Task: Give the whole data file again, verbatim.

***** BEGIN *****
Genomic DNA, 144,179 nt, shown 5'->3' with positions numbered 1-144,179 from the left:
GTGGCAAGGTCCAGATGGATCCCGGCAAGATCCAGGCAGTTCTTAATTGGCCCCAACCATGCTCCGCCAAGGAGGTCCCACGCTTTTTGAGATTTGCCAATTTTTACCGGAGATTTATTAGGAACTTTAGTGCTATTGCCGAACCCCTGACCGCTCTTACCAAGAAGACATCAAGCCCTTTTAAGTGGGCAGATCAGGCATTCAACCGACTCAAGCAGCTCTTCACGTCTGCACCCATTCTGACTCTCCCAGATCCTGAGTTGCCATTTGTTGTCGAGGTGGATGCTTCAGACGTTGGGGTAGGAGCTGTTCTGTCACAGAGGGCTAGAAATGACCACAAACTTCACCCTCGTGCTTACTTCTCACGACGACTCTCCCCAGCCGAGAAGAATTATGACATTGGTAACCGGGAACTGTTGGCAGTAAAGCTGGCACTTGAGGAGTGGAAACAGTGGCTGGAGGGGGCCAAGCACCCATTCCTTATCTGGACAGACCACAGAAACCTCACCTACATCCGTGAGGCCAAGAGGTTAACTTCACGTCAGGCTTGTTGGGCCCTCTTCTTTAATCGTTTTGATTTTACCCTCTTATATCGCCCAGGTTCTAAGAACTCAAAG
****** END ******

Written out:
Genomic DNA, 144,179 nt, shown 5'->3' with positions numbered 1-144,179 from the left:
GTGGCAAGGTCCAGATGGATCCCGGCAAGATCCAGGCAGTTCTTAATTGGCCCCAACCATGCTCCGCCAAGGAGGTCCCACGCTTTTTGAGATTTGCCAATTTTTACCGGAGATTTATTAGGAACTTTAGTGCTATTGCCGAACCCCTGACCGCTCTTACCAAGAAGACATCAAGCCCTTTTAAGTGGGCAGATCAGGCATTCAACCGACTCAAGCAGCTCTTCACGTCTGCACCCATTCTGACTCTCCCAGATCCTGAGTTGCCATTTGTTGTCGAGGTGGATGCTTCAGACGTTGGGGTAGGAGCTGTTCTGTCACAGAGGGCTAGAAATGACCACAAACTTCACCCTCGTGCTTACTTCTCACGACGACTCTCCCCAGCCGAGAAGAATTATGACATTGGTAACCGGGAACTGTTGGCAGTAAAGCTGGCACTTGAGGAGTGGAAACAGTGGCTGGAGGGGGCCAAGCACCCATTCCTTATCTGGACAGACCACAGAAACCTCACCTACATCCGTGAGGCCAAGAGGTTAACTTCACGTCAGGCTTGTTGGGCCCTCTTCTTTAATCGTTTTGATTTTACCCTCTTATATCGCCCAGGTTCTAAGAACTCAAAG